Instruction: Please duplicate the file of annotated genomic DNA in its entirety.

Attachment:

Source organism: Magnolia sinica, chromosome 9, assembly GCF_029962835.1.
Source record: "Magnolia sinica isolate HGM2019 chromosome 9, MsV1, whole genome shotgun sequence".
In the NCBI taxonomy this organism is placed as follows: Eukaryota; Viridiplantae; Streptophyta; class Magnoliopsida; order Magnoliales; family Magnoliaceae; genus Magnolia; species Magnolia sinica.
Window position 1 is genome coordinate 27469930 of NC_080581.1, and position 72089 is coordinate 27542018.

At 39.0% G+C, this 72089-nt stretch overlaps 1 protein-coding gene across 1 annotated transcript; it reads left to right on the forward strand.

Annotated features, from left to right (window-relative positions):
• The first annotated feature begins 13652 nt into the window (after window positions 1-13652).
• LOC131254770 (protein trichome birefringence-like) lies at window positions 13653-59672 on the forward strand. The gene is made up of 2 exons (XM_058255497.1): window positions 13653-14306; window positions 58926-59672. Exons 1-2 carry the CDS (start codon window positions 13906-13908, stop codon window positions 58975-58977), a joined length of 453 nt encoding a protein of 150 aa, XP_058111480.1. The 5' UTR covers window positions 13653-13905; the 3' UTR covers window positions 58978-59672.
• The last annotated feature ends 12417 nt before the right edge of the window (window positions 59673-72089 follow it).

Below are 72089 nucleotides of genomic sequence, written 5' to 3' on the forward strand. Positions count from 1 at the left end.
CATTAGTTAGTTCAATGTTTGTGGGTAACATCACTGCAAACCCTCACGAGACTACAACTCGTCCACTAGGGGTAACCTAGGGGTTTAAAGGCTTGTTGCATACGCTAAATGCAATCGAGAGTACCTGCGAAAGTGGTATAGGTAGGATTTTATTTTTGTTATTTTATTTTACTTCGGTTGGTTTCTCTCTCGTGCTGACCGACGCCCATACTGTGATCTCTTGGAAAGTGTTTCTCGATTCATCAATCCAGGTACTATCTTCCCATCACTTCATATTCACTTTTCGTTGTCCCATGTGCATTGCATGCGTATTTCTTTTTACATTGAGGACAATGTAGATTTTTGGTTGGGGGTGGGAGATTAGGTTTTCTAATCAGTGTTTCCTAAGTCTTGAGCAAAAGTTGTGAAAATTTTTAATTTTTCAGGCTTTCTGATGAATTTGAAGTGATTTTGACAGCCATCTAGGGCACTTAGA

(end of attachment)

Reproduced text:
Source organism: Magnolia sinica, chromosome 9, assembly GCF_029962835.1.
Source record: "Magnolia sinica isolate HGM2019 chromosome 9, MsV1, whole genome shotgun sequence".
In the NCBI taxonomy this organism is placed as follows: Eukaryota; Viridiplantae; Streptophyta; class Magnoliopsida; order Magnoliales; family Magnoliaceae; genus Magnolia; species Magnolia sinica.
Window position 1 is genome coordinate 27469930 of NC_080581.1, and position 72089 is coordinate 27542018.

At 39.0% G+C, this 72089-nt stretch overlaps 1 protein-coding gene across 1 annotated transcript; it reads left to right on the forward strand.

Annotated features, from left to right (window-relative positions):
• The first annotated feature begins 13652 nt into the window (after window positions 1-13652).
• LOC131254770 (protein trichome birefringence-like) lies at window positions 13653-59672 on the forward strand. The gene is made up of 2 exons (XM_058255497.1): window positions 13653-14306; window positions 58926-59672. Exons 1-2 carry the CDS (start codon window positions 13906-13908, stop codon window positions 58975-58977), a joined length of 453 nt encoding a protein of 150 aa, XP_058111480.1. The 5' UTR covers window positions 13653-13905; the 3' UTR covers window positions 58978-59672.
• The last annotated feature ends 12417 nt before the right edge of the window (window positions 59673-72089 follow it).

Below are 72089 nucleotides of genomic sequence, written 5' to 3' on the forward strand. Positions count from 1 at the left end.
CATTAGTTAGTTCAATGTTTGTGGGTAACATCACTGCAAACCCTCACGAGACTACAACTCGTCCACTAGGGGTAACCTAGGGGTTTAAAGGCTTGTTGCATACGCTAAATGCAATCGAGAGTACCTGCGAAAGTGGTATAGGTAGGATTTTATTTTTGTTATTTTATTTTACTTCGGTTGGTTTCTCTCTCGTGCTGACCGACGCCCATACTGTGATCTCTTGGAAAGTGTTTCTCGATTCATCAATCCAGGTACTATCTTCCCATCACTTCATATTCACTTTTCGTTGTCCCATGTGCATTGCATGCGTATTTCTTTTTACATTGAGGACAATGTAGATTTTTGGTTGGGGGTGGGAGATTAGGTTTTCTAATCAGTGTTTCCTAAGTCTTGAGCAAAAGTTGTGAAAATTTTTAATTTTTCAGGCTTTCTGATGAATTTGAAGTGATTTTGACAGCCATCTAGGGCACTTAGA